You might get a guy who tries to talk you into it, and tell you how good it feels without a condom. He might even say that he can’t even enjoy sex when wearing one. Or perhaps he’ll just reassure you and say, “I’m not seeing anyone else, and I’m totally healthy. It’ll be fine”.
How do you handle this critical moment?
Maybe you think “Well it’s just up to him to bring a condom. It he doesn’t bring one, then we don’t have sex. That’s the rule.” But do you really want to put yourself in a situation where there’s even a chance you would slip up and have unprotected sex? For me, I know that this is an area of my life where I want to take zero chances.
I’ve known friends staring down the face of STDs and unwanted pregnancies, and I’ve seen how they chide themselves for being so dumb and cavalier with their partner when it came to wearing protection.
See, we assume very quickly in a relationship that we are safe simply because we’ve known our partner for a while. It’s a stupid bias, and truthfully, there’s absolutely no reason to take the chance until you’ve both had a full sexual health test and have considered (and adopted) alternative forms of birth control. For me, as a man, I know a condom is the only way I can feel peace of mind. A condom is the only form of contraception that protects against both STDs and unintended pregnancy.
How To Tell A Guy He Needs To Wear A Condom
For women, insisting that a guy wear a condom is also your best way of having peace of mind, knowing that you can’t catch anything before you know for certain you’ve both been tested.
But of course, it’s all well and good having this standard and talking about it soberly here, but how do you communicate all this to a guy when The Condom Moment arises just before sex?
The best way is to not treat it as a confrontation –there’s no need to say, “it’s your duty to wear a condom, now get your rubber helmet on or get out soldier!”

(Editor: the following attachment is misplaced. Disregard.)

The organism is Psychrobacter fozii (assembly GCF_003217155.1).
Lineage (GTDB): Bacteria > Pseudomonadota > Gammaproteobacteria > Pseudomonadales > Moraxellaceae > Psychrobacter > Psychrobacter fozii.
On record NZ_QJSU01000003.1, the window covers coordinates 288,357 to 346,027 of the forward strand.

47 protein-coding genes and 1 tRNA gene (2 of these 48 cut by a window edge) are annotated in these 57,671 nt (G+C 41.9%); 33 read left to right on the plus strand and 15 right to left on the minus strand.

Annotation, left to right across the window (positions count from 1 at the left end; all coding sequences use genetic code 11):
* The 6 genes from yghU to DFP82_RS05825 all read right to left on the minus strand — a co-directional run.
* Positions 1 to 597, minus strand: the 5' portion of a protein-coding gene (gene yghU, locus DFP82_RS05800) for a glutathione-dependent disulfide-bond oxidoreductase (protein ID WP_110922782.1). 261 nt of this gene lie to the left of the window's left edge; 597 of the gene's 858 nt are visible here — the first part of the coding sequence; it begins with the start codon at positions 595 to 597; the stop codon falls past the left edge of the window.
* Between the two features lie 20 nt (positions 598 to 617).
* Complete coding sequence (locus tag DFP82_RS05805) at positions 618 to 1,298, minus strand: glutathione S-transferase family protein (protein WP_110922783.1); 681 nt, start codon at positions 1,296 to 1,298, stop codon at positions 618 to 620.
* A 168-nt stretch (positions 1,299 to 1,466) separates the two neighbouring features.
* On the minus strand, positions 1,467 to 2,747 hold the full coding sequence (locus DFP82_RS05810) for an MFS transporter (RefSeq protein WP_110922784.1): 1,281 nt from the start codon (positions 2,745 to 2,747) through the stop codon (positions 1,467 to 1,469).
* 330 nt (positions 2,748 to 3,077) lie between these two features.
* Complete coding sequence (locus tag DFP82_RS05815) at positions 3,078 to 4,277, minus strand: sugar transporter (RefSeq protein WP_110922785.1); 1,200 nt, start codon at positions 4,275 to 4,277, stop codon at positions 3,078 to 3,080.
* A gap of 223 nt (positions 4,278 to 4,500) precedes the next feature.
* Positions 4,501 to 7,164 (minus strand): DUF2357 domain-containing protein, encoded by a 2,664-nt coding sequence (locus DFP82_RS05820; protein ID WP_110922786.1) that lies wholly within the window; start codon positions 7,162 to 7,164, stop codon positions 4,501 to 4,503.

A better way to approach this is to show that it’s about you, not him. In other words, if he asks whether he can stop using condoms because you’ve been together for a month or two already, and you’re not sure how to handle it, you say “Look, I love having sex with you and being with you, but I just don’t do that. I use condoms when I have sex for my own safety”.
When you say it like this, you are firm, but you’re also communicating to him: it’s not a matter of trust, it’s a matter of safety.
You always have a right to do whatever you need to feel comfortable and safe. And the reason I decided to say yes to this campaign with Trojan™ Brand Condoms is because I wholly believe that you can’t have great sex when you don’t feel secure. Safe sex is indispensable for great sex.
Woman or man, it’s your own responsibility to look out for your own sexual health. If your guy is truly right for you, he’ll respect this completely. A great guy will actually be more attracted when he sees that you take safety seriously (especially since guys worry about this stuff just as much as women!).
I’ve broken many of my own rules before in relationships and made mistakes, but one I never break is perhaps my simplest and abiding principle, one which I recommend making your own: Safety is sexy.
If a guy doesn’t get on board with that, he doesn’t get on board with you ;)